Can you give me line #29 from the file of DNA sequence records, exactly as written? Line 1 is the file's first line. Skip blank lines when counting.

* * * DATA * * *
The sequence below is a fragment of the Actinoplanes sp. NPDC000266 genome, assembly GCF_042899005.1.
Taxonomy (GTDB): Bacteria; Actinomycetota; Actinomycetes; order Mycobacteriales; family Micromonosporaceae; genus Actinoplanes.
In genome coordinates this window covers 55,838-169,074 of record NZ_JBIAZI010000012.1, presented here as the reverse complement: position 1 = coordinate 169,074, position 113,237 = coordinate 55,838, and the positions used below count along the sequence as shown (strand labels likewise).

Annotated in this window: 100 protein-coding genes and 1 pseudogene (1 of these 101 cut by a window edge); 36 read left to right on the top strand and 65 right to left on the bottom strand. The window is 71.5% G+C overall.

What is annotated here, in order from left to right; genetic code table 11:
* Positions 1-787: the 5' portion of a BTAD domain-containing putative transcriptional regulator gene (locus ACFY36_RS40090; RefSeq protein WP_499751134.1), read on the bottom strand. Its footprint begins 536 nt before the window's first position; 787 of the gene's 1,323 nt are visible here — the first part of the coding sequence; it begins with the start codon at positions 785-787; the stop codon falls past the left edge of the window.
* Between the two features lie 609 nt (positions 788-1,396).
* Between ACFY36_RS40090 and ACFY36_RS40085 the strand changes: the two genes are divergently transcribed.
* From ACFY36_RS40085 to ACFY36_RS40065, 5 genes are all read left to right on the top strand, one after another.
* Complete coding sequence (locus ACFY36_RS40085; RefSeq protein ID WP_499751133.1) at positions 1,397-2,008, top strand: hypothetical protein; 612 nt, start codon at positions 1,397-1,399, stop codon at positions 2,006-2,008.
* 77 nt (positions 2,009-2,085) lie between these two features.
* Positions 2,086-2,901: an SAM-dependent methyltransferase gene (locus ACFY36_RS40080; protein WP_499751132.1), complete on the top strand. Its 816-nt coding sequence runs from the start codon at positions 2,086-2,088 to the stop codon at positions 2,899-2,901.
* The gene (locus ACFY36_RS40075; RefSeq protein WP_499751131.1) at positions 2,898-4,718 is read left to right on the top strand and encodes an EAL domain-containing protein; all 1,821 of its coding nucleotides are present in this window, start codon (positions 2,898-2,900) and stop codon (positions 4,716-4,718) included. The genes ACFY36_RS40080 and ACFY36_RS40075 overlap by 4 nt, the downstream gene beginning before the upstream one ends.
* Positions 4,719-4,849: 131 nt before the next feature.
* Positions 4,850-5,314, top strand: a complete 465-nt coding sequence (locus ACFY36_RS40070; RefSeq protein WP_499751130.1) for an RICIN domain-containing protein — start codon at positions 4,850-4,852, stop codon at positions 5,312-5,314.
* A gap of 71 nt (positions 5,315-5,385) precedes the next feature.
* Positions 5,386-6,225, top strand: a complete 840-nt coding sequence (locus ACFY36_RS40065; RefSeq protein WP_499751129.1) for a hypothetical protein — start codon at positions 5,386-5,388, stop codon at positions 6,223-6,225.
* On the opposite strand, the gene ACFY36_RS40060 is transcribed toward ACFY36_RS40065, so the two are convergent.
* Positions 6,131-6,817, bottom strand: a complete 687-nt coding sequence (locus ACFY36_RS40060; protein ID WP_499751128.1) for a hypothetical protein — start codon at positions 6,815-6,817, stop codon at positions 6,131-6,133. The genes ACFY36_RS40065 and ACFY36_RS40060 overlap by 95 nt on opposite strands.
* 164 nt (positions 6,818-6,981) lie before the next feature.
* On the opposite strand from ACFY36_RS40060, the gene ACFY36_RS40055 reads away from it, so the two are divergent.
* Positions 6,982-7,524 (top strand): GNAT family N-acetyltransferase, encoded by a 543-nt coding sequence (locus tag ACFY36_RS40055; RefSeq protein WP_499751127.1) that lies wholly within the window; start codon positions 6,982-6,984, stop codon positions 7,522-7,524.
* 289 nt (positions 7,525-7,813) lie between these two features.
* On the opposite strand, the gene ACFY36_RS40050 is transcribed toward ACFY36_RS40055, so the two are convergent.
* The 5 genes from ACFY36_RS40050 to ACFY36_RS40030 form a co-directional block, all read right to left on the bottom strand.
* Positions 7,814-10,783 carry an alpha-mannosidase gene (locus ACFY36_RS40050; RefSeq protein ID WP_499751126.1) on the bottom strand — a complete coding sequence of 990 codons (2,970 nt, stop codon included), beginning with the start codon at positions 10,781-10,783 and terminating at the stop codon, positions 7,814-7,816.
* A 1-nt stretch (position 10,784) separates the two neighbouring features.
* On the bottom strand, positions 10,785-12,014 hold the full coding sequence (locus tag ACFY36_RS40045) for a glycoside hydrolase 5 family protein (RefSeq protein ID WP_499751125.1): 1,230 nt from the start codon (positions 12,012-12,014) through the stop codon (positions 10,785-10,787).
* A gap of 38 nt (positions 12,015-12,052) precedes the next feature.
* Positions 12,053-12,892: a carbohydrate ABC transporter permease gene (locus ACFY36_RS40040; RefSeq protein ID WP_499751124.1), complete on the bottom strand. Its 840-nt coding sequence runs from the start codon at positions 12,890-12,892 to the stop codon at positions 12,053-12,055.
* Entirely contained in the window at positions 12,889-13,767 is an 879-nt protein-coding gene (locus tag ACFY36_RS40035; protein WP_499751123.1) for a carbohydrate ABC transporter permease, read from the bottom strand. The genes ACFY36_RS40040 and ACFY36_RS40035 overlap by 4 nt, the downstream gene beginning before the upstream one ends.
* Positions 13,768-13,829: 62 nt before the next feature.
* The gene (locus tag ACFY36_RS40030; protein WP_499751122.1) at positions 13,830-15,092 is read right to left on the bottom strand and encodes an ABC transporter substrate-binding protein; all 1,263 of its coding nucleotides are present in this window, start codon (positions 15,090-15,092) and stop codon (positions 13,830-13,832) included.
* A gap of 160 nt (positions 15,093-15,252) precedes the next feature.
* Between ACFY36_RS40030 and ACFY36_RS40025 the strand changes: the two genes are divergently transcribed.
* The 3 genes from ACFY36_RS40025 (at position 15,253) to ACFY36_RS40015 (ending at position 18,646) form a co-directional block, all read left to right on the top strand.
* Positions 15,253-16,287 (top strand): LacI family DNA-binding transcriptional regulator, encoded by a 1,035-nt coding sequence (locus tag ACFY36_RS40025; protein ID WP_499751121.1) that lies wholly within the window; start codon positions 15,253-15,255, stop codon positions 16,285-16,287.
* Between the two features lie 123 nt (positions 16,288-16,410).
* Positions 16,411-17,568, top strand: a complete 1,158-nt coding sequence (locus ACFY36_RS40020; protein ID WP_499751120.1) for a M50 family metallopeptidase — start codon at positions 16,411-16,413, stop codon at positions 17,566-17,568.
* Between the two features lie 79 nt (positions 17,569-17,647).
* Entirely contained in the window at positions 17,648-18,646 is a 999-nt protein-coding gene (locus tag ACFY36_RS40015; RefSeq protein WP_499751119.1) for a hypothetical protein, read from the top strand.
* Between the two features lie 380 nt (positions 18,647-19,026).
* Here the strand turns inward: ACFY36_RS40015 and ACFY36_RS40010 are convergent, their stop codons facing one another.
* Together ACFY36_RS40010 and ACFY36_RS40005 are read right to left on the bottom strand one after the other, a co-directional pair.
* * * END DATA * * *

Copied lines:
* A gap of 38 nt (positions 12,015-12,052) precedes the next feature.